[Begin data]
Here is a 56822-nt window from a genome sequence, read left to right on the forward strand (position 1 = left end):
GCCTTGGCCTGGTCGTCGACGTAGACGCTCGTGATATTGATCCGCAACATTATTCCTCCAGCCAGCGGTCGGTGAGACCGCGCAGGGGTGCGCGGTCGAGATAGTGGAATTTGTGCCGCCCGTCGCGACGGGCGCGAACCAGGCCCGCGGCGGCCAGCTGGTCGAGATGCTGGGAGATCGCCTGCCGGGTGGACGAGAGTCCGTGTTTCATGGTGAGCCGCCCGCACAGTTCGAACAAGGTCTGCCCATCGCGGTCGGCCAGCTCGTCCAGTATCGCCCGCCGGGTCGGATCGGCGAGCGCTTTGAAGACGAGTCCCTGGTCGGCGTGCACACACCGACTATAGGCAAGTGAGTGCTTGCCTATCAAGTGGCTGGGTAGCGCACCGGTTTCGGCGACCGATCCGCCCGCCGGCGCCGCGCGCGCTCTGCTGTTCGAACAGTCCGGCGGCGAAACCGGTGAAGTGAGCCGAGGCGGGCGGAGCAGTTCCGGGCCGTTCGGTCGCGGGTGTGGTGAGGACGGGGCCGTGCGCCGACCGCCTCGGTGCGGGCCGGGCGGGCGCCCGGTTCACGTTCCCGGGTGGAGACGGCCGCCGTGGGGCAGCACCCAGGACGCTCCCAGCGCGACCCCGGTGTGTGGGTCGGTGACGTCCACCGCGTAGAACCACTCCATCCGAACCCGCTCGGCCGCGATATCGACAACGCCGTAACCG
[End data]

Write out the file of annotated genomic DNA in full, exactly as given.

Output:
Here is a 56822-nt window from a genome sequence, read left to right on the forward strand (position 1 = left end):
GCCTTGGCCTGGTCGTCGACGTAGACGCTCGTGATATTGATCCGCAACATTATTCCTCCAGCCAGCGGTCGGTGAGACCGCGCAGGGGTGCGCGGTCGAGATAGTGGAATTTGTGCCGCCCGTCGCGACGGGCGCGAACCAGGCCCGCGGCGGCCAGCTGGTCGAGATGCTGGGAGATCGCCTGCCGGGTGGACGAGAGTCCGTGTTTCATGGTGAGCCGCCCGCACAGTTCGAACAAGGTCTGCCCATCGCGGTCGGCCAGCTCGTCCAGTATCGCCCGCCGGGTCGGATCGGCGAGCGCTTTGAAGACGAGTCCCTGGTCGGCGTGCACACACCGACTATAGGCAAGTGAGTGCTTGCCTATCAAGTGGCTGGGTAGCGCACCGGTTTCGGCGACCGATCCGCCCGCCGGCGCCGCGCGCGCTCTGCTGTTCGAACAGTCCGGCGGCGAAACCGGTGAAGTGAGCCGAGGCGGGCGGAGCAGTTCCGGGCCGTTCGGTCGCGGGTGTGGTGAGGACGGGGCCGTGCGCCGACCGCCTCGGTGCGGGCCGGGCGGGCGCCCGGTTCACGTTCCCGGGTGGAGACGGCCGCCGTGGGGCAGCACCCAGGACGCTCCCAGCGCGACCCCGGTGTGTGGGTCGGTGACGTCCACCGCGTAGAACCACTCCATCCGAACCCGCTCGGCCGCGATATCGACAACGCCGTAACCG